A Life Well Lived

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It is said that there are only two stories – a person goes on a journey or a stranger comes to town. Children who are removed from their families and placed in foster care are living both stories at the same time.

Take 5 year old Ali. Last week she was living at home with her mother who suffers from poor mental health. A call was made to the Department of Children and Families by a teacher citing neglect. A visit to the home was made. The next day Ali was picked up at school by a social worker and taken to a foster home.

Being removed from one’s family and placed in foster care is traumatic. This experience, even when a child is being removed from an unsafe situation, can bring grief, shock, stigma, loss and a future filled with invisibility, shame and hopelessness.

Most children aren’t doing anything special when their lives break apart – one moment they are with their family or with their peers at school, the next they are not. This is a life altering experience. Some children have the resilience to cope with the unpredictability, loss and change inherent in our chiild welfare system. Others find it completely overwhelming.

Ali is a child who found the experience completely overwhelming. She is very close to her mom. Losing her was simply too much to bear. She needed more than a foster home.She required hospitalization and round the clock support. Hopefully, she will feel better soon and be placed with a caring trauma informed family that lives in a community that understands her grief and will help her heal – people who surround her with all of the kindness and compassion she needs.

We make a promise to children when we remove them from their homes: to provide them with safety and find them a permanent loving connection if they cannot be returned to their first family. In a timely fashion.

Somewhere along the way we, as a nation, forgot our promise and many children like Ali “bounce” through a series of homes, schools, and people.. We know that all children need to belong and be connected to loving people. They need to feel cherished. Without these basic cornerstones, children become lost souls. Imagine if Ali and her half million peers who are experiencing foster care were connected to a group of adults who value, honor, love and support them. Imagine the difference this would make. For their lives, our communities, schools, prisons and society.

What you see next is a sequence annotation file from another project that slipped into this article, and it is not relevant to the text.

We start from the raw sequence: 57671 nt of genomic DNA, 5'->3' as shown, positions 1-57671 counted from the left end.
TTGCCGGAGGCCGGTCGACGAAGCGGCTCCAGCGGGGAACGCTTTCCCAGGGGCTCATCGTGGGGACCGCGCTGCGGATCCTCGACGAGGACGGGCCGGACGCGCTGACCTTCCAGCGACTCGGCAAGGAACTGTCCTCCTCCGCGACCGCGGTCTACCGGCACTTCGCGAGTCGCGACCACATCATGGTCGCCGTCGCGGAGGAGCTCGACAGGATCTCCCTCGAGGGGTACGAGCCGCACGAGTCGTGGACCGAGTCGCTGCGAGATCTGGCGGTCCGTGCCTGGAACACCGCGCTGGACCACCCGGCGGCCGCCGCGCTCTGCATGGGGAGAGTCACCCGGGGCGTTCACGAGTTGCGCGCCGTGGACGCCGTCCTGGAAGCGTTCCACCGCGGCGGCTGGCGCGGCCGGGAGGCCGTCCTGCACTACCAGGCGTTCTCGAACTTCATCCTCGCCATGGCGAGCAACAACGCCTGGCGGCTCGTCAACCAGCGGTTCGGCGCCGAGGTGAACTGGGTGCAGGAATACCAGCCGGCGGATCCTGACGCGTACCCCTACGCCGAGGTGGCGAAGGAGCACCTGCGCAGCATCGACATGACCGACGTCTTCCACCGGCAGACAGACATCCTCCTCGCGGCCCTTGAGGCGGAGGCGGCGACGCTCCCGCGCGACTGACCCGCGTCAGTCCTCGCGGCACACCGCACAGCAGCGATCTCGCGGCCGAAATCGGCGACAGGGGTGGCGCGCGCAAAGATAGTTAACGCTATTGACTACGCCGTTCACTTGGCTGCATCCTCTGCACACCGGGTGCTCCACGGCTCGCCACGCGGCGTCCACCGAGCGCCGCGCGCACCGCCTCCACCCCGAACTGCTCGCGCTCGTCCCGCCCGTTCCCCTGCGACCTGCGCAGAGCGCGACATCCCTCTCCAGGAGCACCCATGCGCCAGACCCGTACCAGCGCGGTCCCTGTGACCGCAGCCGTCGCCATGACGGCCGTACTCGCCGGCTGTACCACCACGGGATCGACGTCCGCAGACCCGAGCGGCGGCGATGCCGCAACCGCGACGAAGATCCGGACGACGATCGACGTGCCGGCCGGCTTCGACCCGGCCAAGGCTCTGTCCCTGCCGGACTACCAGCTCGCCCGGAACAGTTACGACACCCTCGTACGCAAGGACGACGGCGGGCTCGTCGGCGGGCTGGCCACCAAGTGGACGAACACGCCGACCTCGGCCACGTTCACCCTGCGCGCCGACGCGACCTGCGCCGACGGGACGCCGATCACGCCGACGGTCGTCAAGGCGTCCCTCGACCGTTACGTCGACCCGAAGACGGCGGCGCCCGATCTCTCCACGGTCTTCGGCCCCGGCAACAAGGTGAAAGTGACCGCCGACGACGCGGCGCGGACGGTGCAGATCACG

The Treehouse Foundation does imagine a different life for our children in foster care. For the past decade we have been investing in widspread innovation designed to ensure that all children live healthy and productive lives. We envision every child being woven into a safety net of loving, respectful and caring relationships.

In 2006 we opened our first multigenerational Treehouse Community to pro-actively address our nation’s “aging out” crisis. Every year in this country 25,000 young Americans “age out” of our public foster care system alone. Without a family to claim them and an extended family standing beside them, they are at risk for homelessness, incarceration, teen parenting, unemployment and lives of poverty.

The Treehouse Community model invites Americans of all ages to help children. It demonstrates how we can work together to move youngsters out of foster care into permanent loving adoptive homes so they are never at risk of “aging out”. We are dissolving the foster care pipeline to the next generation of poor and homeless Americans.

For the past 7 years, over 100 people, ranging in age from newborn to 94, have been investing in one another’s health and well-being. Kids are moving out of the child welfare system, being adopted by caring families, consistently supported by their neighbors, succeeding in school, getting the mental health services they need, and heading off on career paths or to college where they are pursuing their interests.

In 2010, the Treehouse Foundation launched the Re-Envisioning Foster Care in America Movement to harness creative ideas and leverage resources to better serve our children and youth. In addition to planning and hosting 4 annual Re Envisioning Foster Care in America Conferences and facilitating the development of 8 regional REFCA Working Groups, the Treehouse Foundation is leading the creation of a regional REFCA Road Map and Implementation Plan Process for western Massachusetts – a template that can replicated coast to coast.

Children in foster care are homeless in the deepest sense. Many have lost their first families, their innocence and their dreams. The Treehouse Foundation is working non-stop to create a Culture of Possibility so that every child in America is given the opportunity to live a life that is valued, supported and well lived.

Ali and her peers deserve to thrive. They are worthy of our investment. Please help the Treehouse Foundation achieve widespread impact. Go to refca.net and donate $50, $100, $25) or more today. Help us Be The Change! Thank You!

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One response to “A Life Well Lived

  1. Your article is moving and stirs something deep in my “inner child” — relating to Ali. I pray your organization is successful as it is SO needed in our country. I am writing and sharing my story during the month of may in celebration of National Foster Care Month. As I share with my readers ways to help, I would like to share the link to your blog, and if you have other links you’d like me to share, please feel free to let me know and I’ll pass them along to others..

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